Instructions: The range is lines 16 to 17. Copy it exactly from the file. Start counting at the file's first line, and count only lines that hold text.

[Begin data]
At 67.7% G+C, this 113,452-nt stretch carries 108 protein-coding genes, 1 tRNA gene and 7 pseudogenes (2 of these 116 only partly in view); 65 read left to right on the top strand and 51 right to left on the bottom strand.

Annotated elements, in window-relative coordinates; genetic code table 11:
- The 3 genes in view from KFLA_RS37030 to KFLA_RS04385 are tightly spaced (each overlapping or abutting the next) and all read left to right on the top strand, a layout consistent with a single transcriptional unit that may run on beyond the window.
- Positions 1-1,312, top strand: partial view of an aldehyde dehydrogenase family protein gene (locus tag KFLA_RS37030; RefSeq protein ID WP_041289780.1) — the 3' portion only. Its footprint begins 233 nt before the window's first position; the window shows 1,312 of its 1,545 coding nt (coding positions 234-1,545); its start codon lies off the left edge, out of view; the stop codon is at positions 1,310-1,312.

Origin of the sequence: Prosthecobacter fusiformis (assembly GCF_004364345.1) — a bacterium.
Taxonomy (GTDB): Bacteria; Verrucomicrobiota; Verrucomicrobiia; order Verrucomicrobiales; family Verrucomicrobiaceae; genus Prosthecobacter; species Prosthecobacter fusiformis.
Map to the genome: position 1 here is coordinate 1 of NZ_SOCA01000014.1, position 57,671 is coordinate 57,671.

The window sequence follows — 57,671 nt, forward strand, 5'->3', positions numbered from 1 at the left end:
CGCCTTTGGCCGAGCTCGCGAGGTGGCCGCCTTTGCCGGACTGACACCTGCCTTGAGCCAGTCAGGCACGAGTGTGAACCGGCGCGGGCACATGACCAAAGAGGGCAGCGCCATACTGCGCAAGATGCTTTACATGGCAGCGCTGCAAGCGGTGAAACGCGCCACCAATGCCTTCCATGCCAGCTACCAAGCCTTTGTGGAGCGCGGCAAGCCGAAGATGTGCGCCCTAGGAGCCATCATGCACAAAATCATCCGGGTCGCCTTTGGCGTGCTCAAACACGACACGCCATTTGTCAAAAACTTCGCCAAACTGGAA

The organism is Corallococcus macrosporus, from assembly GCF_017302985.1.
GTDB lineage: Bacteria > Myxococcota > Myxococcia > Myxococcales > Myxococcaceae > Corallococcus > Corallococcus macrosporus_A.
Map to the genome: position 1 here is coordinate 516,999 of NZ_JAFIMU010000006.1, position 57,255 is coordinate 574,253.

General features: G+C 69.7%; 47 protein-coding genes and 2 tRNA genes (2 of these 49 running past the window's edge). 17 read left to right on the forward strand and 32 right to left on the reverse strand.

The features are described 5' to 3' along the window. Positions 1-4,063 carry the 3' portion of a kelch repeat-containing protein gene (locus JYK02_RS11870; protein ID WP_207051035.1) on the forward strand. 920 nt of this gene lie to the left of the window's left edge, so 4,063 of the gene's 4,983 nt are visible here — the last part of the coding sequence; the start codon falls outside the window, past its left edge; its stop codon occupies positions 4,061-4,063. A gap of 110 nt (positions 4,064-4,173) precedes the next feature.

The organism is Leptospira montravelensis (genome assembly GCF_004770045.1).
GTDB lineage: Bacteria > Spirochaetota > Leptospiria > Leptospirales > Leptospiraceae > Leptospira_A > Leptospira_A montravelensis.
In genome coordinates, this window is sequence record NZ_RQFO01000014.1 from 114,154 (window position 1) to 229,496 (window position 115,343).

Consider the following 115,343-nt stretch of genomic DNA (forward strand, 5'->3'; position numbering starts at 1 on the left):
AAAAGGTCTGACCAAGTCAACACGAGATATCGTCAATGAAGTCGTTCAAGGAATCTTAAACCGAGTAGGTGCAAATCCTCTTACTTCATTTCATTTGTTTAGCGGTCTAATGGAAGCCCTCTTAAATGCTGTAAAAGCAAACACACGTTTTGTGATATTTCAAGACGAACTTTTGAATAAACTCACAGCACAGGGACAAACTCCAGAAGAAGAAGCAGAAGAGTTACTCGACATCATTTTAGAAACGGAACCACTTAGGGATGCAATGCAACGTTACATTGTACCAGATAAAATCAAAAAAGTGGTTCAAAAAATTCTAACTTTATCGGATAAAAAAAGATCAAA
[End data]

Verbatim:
GTDB lineage: Bacteria > Spirochaetota > Leptospiria > Leptospirales > Leptospiraceae > Leptospira_A > Leptospira_A montravelensis.
In genome coordinates, this window is sequence record NZ_RQFO01000014.1 from 114,154 (window position 1) to 229,496 (window position 115,343).